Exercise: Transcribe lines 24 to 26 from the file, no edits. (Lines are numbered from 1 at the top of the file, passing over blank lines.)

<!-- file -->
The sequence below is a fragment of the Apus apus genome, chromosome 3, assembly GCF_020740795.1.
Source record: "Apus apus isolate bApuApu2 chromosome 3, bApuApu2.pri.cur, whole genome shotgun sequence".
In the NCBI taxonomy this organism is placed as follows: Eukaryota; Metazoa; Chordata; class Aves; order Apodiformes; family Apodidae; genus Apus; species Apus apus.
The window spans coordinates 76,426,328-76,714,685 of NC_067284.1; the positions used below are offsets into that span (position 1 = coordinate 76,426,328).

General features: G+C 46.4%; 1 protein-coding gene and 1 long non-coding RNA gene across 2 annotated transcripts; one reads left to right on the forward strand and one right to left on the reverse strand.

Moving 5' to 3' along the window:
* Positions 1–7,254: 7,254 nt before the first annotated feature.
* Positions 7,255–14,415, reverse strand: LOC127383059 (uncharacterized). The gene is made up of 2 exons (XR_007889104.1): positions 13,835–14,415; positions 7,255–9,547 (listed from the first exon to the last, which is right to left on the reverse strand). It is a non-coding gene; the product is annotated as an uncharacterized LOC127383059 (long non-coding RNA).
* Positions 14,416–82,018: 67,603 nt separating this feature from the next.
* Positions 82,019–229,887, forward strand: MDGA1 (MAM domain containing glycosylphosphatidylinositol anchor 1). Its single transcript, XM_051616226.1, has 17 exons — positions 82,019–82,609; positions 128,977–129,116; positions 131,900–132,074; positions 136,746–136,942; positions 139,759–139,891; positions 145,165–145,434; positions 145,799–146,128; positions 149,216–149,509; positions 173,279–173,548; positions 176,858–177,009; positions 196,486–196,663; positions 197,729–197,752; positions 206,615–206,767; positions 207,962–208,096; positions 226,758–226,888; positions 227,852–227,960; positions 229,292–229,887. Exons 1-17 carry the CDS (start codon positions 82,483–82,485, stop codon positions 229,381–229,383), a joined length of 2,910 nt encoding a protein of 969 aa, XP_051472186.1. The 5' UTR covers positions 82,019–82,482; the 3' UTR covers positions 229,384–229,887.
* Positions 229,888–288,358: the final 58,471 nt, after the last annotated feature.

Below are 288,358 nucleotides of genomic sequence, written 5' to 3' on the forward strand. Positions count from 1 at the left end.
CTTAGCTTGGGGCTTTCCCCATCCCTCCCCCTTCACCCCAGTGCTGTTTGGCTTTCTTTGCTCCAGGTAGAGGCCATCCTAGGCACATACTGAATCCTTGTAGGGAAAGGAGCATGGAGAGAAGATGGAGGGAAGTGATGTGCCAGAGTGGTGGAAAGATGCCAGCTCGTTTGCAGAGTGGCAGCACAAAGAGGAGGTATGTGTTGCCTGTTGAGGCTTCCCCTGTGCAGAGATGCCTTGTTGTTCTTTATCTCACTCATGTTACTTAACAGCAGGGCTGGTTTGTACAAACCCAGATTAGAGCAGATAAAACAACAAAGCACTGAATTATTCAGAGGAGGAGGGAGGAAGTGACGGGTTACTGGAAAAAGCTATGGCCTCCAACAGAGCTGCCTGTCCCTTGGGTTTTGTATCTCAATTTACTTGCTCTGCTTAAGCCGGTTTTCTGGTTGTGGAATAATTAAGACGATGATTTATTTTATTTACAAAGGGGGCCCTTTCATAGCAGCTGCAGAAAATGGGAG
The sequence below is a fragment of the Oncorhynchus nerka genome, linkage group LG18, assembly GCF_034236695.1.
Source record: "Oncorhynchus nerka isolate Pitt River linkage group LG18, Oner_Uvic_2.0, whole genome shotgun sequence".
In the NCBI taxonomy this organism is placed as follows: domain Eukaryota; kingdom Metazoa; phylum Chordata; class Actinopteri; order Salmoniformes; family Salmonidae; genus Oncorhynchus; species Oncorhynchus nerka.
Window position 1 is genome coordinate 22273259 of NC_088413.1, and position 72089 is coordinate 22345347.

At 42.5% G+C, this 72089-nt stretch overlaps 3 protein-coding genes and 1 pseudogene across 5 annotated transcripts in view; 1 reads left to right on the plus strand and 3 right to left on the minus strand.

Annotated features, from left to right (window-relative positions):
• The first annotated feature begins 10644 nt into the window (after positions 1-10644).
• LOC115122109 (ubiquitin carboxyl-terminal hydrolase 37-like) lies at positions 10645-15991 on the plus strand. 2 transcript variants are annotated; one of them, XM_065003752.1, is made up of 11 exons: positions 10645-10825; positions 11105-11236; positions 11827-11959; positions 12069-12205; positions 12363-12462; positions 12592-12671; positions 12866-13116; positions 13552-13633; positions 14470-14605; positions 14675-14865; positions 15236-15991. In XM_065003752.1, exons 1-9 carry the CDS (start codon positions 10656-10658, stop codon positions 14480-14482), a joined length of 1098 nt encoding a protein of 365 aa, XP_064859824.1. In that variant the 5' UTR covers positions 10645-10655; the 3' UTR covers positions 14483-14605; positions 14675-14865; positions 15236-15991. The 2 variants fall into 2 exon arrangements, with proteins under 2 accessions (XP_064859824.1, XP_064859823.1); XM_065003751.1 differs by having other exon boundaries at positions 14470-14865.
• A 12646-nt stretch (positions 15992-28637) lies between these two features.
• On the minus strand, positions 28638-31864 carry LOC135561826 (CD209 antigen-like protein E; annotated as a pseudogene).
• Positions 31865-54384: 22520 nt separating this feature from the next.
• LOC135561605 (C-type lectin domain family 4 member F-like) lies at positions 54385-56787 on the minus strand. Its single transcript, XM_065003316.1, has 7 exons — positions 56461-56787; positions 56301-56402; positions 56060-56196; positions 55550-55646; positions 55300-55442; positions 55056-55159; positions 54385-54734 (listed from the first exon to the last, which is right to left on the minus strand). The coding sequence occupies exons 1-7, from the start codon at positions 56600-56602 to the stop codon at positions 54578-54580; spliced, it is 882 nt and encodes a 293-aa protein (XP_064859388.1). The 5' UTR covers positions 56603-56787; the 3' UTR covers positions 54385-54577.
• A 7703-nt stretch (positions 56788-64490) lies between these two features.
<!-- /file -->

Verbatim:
• Positions 31865-54384: 22520 nt separating this feature from the next.
• LOC135561605 (C-type lectin domain family 4 member F-like) lies at positions 54385-56787 on the minus strand. Its single transcript, XM_065003316.1, has 7 exons — positions 56461-56787; positions 56301-56402; positions 56060-56196; positions 55550-55646; positions 55300-55442; positions 55056-55159; positions 54385-54734 (listed from the first exon to the last, which is right to left on the minus strand). The coding sequence occupies exons 1-7, from the start codon at positions 56600-56602 to the stop codon at positions 54578-54580; spliced, it is 882 nt and encodes a 293-aa protein (XP_064859388.1). The 5' UTR covers positions 56603-56787; the 3' UTR covers positions 54385-54577.
• A 7703-nt stretch (positions 56788-64490) lies between these two features.